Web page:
Most of the time, when organizations talk about cybersecurity, they are concerned with topics like ransomware, data breaches and whether their defenses are working. What they usually forget to discuss is how cybersecurity affects everyday consumers. These are the people who suffer from “breach fatigue”; with data breaches filling the headlines, they wonder about which ones they need to worry over and what they are supposed to do to keep their data safe.
As a cybersecurity professional, I’ve collected far too many first-hand examples of what can happen when security isn’t taken seriously. From these experiences, I’ve gleaned a few ideas about how make cybersecurity a part of my daily life – and the lives of my children.
Giving away a treasure trove of data
Our society is in a period of hyper-connectivity. This goes beyond our cellphones and laptops to include smart TVs, IoT-connected baby monitors and much more. If it’s a popular appliance, there’s at least one manufacturer out there touting an internet-connected version.
This trend is creating massive personal data trails. There’s a high likelihood that almost every day, you’re handing over your valuable information without even giving it much thought – whether it’s at the grocery store, on social media channels or within your fitness tracker.
Every bit of this data has value assigned to it, both for legitimate organizations and for cyber criminals who are determined to capitalize on it. Risks can include everything from gas pump and ATM card skimmers to schemes as nefarious as scamming people out of their life savings under the auspices of purchasing their dream home. The most vulnerable in the physical world – senior citizens and children – face similar risk in the cyber world.
Audit your own security posture
As the general population goes about daily life, convenience and ease of use are top of mind– risk isn’t usually a consideration. As a private citizen, you’re not likely to invest in heavy-duty cybersecurity tools. That should be the responsibility of the companies and services you’re accessing, but the key word is “should.”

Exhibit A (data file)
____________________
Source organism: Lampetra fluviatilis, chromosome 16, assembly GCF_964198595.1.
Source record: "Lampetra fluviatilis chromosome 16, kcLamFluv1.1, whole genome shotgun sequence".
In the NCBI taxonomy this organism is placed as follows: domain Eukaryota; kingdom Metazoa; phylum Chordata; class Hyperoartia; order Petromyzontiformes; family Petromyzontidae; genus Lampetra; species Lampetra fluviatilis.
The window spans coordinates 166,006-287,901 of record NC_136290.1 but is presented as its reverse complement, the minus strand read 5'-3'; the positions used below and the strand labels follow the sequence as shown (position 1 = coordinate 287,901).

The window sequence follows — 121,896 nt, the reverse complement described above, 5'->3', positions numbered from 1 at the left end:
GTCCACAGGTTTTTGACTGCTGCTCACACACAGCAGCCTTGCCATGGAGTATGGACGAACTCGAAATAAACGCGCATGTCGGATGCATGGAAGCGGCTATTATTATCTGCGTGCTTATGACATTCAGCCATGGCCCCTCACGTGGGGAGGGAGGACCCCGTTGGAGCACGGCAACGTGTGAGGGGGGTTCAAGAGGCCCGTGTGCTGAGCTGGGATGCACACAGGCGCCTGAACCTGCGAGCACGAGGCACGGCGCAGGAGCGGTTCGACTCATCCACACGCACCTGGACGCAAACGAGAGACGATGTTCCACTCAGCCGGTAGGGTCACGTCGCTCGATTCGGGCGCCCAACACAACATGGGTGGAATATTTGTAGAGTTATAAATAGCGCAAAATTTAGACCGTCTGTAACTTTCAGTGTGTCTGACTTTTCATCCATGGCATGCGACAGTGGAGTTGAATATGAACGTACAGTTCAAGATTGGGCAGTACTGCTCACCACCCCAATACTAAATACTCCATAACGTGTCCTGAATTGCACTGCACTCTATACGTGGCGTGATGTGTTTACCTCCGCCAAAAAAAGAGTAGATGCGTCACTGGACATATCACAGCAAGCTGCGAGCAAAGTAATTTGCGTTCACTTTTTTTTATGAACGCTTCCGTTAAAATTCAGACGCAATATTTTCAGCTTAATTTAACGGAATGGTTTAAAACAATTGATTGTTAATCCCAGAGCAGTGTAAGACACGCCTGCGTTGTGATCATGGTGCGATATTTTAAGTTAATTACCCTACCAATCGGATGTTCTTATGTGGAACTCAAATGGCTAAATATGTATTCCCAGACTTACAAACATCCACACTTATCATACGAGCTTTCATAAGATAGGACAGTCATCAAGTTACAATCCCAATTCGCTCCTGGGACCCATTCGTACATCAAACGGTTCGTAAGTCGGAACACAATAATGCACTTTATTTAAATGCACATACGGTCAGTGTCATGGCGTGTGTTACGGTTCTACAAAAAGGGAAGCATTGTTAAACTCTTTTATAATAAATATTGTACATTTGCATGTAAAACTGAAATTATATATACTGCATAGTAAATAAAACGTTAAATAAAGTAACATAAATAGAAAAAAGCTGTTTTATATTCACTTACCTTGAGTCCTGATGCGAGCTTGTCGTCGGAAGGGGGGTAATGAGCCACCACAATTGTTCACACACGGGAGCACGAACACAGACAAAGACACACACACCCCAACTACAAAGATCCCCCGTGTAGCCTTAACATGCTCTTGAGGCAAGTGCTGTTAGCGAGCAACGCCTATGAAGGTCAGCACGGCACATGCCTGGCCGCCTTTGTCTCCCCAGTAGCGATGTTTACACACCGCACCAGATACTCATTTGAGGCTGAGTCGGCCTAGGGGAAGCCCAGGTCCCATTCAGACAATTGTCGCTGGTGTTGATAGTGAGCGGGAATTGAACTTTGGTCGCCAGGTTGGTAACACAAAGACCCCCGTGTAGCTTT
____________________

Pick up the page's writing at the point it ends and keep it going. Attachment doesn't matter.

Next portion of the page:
There are things you can do to protect yourself in the cyber world, just as you might take basic precautions to protect your physical security. First, evaluate what you’re giving up of your own privacy and principles in order to gain the convenience you want. This varies for everyone – maybe you’re fine with your photos and comments being available to Facebook or other social media sites, but you draw the line at buying items online from small, less popular ecommerce sites. Wherever that line is for you, draw it clearly and with your data’s security in mind.
Audit your children’s online security
Whether they like it or not, children are partakers of the digital world. For example, toddlers have no say in whether their baby photos are being uploaded to the internet or turned into the latest meme. But the actual risks faced by children on the internet cannot be understated. There’s everything from the financial concerns – children getting suckered into using their parents’ credit cards to make pricy purchases – to the much more serious potential dangers of cyber bullying, identity theft and cyber predators.
We have a sacred trust to uphold: to protect the children in our care. This duty now extends to the cyber world as well as the physical world. Like most things in life, increased awareness is key – not just your own but your children’s, too. In an increasingly digital world, we owe it to our youth to help educate them about the dangers online, just as we would warn them against getting in cars with strangers and the like.
To protect your children’s digital assets, take these four steps:
1. Use parental controls. Learn when, why and how to use them. These controls will enable you to limit access to certain websites, words or images, as well as block outgoing content.
2. Whether on the computer or on the phone, monitor online activity. Use monitoring tools to watch what your children are doing online, without blocking their access.
3. Help children understand that just like they shouldn’t talk in real life to adults they don’t know, they shouldn’t talk with them online. Encourage age-appropriate internet interactions.
4. Train your kids to safeguard their private information. Tell them to avoid giving out their name, address, phone number, birthday, any passwords or the name of their school. And train them to tell you if someone asks them for that information.
A slower, safer pace
As we scroll, tap and swipe our way through the day, we have grown accustomed to blindly accepting the terms and conditions of apps or online vendors. But stronger online security means paying closer attention to what we are consenting to, particularly who gets our data. As the IoT becomes commonplace, it is more important than ever to know who has our personal information. The same goes for our children, who are growing up as digital natives but lack the life experience to automatically protect their data. Use the steps noted above to create a stronger cybersecurity posture for your whole family.
(Tia Hopkins is the vice president of global sales engineering, eSentire)